Newer! ... Better! ... More holes!

Welcome to the build instructions for the Arduino patch shield, version 5.

For those who are curious, versions 1 through 3 never made it out of the workshop. Version 4 was the first to go into production, and was successful enough to warrant improvement.

Specifically, version 5 has better labeling for the stacky headers (the ones that plug into the arduino), and a second row of holes parallel to the stacky headers for hardwiring.

Hardwiring opens up a whole range of build options, as you can see on the right. The assembly instructions will walk you through the three configurations shown, and you can mix and match to suit your application.

What is this thing?

It's a tiny patch panel that plugs into your Arduino.

The patch shield scratches the same itch other people have felt: how to connect an Arduino to some other circuit. There are plenty of good solutions out there, like the Boarduino, but my itch was a bit more specific: I usually don't want all 28 pins from an Arduino on my breadboard, just power, ground, a couple of digital channels, and maybe an analog input or two.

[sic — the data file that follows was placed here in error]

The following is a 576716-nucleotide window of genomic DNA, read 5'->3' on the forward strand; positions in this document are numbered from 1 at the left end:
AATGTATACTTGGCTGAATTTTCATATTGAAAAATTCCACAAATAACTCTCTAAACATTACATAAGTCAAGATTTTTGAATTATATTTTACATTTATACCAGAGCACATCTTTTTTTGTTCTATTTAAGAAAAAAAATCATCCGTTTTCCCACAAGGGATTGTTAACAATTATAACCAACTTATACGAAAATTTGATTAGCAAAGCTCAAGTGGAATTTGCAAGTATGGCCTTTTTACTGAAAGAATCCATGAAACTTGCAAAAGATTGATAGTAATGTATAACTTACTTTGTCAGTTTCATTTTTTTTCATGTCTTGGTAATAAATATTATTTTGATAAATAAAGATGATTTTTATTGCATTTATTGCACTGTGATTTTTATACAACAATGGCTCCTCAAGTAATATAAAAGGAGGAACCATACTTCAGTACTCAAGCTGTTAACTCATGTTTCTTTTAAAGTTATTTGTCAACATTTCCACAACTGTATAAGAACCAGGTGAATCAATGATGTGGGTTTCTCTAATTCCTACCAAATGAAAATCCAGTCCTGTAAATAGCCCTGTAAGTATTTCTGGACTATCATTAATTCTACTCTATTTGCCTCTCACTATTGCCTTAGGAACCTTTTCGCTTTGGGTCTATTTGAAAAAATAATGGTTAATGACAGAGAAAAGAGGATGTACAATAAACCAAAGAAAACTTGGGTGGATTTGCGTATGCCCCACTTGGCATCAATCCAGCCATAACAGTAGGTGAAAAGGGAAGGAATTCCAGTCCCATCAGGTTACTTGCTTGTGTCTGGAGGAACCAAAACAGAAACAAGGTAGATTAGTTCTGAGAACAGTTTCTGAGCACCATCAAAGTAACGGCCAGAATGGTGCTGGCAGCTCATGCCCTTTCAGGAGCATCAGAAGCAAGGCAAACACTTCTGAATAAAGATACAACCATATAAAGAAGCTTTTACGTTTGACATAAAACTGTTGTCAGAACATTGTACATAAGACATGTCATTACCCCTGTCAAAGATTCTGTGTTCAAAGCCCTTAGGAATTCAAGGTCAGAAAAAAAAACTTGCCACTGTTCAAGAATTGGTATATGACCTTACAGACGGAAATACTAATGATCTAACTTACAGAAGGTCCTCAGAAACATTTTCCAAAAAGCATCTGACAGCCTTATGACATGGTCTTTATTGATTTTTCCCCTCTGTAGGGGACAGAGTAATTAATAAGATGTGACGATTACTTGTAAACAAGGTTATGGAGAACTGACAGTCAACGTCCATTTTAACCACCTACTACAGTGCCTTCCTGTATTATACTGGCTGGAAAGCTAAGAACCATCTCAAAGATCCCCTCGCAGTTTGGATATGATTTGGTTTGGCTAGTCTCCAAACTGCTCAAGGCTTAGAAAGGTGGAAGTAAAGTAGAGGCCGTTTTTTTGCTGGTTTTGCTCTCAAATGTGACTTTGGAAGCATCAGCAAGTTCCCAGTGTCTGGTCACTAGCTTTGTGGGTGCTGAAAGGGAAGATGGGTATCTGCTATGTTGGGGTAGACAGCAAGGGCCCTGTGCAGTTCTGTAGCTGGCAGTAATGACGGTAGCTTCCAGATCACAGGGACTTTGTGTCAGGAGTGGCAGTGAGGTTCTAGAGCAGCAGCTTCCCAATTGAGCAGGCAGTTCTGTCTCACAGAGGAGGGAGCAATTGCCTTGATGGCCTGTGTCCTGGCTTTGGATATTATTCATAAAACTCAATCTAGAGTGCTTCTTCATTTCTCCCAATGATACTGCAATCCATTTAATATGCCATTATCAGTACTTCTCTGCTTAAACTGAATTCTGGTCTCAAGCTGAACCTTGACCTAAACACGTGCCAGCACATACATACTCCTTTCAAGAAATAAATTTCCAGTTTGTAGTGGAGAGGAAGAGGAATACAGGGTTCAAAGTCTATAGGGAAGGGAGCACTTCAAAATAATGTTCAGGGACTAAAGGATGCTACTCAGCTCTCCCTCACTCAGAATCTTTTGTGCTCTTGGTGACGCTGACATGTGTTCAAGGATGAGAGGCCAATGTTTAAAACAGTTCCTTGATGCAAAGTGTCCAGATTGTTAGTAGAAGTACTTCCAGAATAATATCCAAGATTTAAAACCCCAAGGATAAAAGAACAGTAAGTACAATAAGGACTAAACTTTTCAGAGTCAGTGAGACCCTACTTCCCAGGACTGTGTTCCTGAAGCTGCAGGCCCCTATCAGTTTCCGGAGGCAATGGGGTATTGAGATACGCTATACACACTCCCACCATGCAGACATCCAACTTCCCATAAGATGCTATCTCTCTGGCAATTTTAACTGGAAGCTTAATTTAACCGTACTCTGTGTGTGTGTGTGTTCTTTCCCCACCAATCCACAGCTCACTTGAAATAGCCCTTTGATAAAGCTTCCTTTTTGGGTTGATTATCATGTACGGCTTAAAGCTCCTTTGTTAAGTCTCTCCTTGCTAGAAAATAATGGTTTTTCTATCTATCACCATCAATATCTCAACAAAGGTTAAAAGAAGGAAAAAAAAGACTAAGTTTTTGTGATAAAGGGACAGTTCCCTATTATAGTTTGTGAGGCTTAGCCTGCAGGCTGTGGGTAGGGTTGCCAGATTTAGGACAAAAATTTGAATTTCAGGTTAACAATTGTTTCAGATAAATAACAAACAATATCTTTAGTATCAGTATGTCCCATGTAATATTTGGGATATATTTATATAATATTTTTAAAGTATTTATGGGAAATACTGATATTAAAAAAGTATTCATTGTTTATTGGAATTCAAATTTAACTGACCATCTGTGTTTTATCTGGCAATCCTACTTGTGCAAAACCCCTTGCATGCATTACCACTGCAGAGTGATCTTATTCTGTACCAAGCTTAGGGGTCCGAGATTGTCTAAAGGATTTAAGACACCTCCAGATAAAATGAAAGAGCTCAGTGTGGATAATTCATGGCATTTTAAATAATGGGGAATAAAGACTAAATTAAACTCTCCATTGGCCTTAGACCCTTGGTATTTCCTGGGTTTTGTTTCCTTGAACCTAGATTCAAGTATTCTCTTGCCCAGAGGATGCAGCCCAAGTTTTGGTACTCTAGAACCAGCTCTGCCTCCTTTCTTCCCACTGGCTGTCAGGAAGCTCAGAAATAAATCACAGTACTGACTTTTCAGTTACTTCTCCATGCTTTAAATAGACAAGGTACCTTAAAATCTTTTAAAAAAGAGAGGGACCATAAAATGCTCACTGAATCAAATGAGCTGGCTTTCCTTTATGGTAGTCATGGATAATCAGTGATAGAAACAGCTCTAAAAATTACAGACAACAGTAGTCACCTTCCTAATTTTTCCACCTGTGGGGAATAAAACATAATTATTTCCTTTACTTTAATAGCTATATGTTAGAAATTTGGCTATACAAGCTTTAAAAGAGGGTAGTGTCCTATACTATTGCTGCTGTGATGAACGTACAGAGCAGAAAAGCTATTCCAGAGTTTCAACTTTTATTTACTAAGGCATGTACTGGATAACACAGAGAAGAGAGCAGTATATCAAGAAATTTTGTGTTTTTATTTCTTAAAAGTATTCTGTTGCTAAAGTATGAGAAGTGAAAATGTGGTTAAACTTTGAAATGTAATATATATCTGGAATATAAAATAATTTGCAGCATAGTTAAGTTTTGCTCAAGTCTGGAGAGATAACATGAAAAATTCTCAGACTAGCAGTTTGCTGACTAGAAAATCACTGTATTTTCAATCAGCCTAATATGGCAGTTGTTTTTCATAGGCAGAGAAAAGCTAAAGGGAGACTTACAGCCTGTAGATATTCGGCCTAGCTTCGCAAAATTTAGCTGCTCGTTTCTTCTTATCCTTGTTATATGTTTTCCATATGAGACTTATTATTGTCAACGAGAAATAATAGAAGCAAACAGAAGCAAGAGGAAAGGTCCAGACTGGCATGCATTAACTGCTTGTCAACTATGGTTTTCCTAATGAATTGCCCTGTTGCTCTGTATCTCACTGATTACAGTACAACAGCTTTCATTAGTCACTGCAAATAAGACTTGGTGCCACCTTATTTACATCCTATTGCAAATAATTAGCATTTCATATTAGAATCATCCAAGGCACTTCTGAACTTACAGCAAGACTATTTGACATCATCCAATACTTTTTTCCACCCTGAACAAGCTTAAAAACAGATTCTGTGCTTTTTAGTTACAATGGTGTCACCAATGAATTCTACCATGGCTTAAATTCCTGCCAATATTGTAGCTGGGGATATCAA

The patch shield lets you select the pins you want, arrange them however you want, then send them to your breadboard with a standard Ethernet cable. It also lets you connect a single Arduino to circuits on multiple (up to four) breadboards.

Getting started:

  • The parts list -- what should be in the bag
  • Tools -- what you'll need to build the kit
  • Board prep -- what you need to do before the solder starts flying
  • Build options -- what kind of shield do you want to make?

Building the shield:

Building the satellite boards:

Sample projects:

Now that you've built the thing, here are some ways to use it:

Gallery:

Original configuration (stacky headers and patch headers)
Original configuration with Arduino

 

Hardwire configuration (stacky headers, but no patch headers)
Hardwire configuration with Arduino

 

Minimal configuration (pins only, no headers)
Minimal configuration with Arduino

 


And the sattelite boards